Hyaluronic acid, or HA, is a popular dermal filler used in plastic surgery procedures. This versatile substance is found naturally in the human body – typically in joints, soft connective tissue and in the fluid surrounding the eyes. This natural occurrence means that when HA is injected into the body for cosmetic procedures, it is more likely to be accepted by the body, and with a lower risk of side effects.
Hyaluronic acid is popular for use in a variety of cosmetic procedures, including eliminating pitting from acne scars, reducing wrinkles and even filling out or enhancing the lips. But now, many plastic surgeons are noticing an uptick in the number of patients requesting hyaluronic acid nipple injections. Dr. Bruce Chau of Berkley, Michigan, explains why.
“Using hyaluronic acid to enhance the nipple is a relatively new procedure, but it was initially developed to help improve the look and feel of the nipple for patients who had undergone nipple-areola complex reconstruction (NAC),” he says.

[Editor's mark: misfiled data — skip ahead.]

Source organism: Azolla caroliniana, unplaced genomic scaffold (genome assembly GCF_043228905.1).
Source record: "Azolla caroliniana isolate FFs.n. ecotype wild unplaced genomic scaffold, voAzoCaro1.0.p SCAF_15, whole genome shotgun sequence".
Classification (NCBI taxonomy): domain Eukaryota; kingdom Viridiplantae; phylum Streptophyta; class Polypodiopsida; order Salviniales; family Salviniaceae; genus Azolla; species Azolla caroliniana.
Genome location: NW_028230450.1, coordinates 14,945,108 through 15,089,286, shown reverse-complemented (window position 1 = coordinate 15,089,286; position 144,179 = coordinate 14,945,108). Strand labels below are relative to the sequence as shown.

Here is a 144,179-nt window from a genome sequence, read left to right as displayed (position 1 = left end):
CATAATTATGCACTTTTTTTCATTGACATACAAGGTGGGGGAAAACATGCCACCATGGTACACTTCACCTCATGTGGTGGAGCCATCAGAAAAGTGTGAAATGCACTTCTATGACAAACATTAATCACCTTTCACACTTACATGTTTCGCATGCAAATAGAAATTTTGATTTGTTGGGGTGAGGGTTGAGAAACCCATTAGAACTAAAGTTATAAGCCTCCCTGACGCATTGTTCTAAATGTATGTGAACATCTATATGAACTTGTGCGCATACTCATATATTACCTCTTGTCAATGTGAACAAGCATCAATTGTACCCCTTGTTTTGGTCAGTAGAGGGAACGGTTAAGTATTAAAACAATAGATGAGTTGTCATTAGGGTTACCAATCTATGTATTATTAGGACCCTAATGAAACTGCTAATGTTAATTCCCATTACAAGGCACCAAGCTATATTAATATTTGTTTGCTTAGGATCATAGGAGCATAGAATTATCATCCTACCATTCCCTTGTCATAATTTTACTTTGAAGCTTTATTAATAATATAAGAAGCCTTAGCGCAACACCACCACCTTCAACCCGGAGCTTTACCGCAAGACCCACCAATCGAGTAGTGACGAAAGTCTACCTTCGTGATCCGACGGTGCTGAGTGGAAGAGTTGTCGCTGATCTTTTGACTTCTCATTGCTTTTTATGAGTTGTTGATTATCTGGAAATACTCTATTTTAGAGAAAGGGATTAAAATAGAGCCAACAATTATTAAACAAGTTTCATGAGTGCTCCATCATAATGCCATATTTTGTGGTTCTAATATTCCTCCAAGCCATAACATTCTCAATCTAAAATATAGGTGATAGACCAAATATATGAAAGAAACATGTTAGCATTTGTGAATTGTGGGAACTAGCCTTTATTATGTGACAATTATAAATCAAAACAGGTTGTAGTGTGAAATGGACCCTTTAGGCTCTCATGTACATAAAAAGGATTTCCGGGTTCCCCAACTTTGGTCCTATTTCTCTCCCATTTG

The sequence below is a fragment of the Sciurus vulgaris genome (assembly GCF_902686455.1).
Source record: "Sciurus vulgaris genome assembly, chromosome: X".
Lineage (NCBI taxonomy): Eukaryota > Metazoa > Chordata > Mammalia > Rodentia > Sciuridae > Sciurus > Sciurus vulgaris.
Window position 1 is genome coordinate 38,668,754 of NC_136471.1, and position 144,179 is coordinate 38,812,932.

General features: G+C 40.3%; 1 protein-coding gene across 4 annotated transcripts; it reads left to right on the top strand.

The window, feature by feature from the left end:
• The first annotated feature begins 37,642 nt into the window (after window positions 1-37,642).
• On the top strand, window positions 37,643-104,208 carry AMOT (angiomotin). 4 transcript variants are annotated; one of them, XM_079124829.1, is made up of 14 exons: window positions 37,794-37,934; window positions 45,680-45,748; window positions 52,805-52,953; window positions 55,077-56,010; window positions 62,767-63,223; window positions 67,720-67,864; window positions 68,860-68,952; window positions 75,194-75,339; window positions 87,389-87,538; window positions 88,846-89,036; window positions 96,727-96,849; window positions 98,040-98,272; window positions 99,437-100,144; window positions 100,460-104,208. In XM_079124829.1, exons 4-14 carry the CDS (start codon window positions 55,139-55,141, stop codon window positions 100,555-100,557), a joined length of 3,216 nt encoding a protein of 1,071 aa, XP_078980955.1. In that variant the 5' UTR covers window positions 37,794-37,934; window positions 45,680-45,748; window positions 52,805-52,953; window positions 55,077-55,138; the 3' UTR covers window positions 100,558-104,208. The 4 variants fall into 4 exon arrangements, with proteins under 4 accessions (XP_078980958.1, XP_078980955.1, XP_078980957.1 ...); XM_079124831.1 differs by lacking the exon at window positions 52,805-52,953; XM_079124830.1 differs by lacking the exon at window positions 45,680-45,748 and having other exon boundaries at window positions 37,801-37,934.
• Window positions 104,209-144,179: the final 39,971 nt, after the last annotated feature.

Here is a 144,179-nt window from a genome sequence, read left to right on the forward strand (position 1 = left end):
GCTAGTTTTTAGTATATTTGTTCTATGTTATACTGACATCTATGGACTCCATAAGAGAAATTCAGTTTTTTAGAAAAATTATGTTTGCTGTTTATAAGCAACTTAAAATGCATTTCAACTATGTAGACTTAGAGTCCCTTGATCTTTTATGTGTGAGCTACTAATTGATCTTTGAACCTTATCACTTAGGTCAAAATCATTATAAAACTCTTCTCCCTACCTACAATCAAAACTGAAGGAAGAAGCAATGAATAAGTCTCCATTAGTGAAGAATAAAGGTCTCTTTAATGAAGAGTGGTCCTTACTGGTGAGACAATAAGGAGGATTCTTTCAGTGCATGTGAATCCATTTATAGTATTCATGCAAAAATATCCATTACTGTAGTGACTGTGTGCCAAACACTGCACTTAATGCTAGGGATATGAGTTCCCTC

However, according to Chau, once doctors and patients began to see the increase in volume and erectness of the nipple, the procedure began to increase in popularity among women who simply wanted nipple enhancement. The problem is, the procedure isn’t exactly safe.
“Using HA for this procedure is not FDA approved,” explains Chau. “It may be effective, but it’s also painful, temporary and carries a lot of risks, including infection.”
For his part, Chau recommends patients pass on the HA injections for nipple enhancement, at least for now.
“For something like this, it’s best left for patients who truly need the procedure, such as NAC patients. For people looking for a little enhancement, it’s not a risk I would recommend taking,” he says.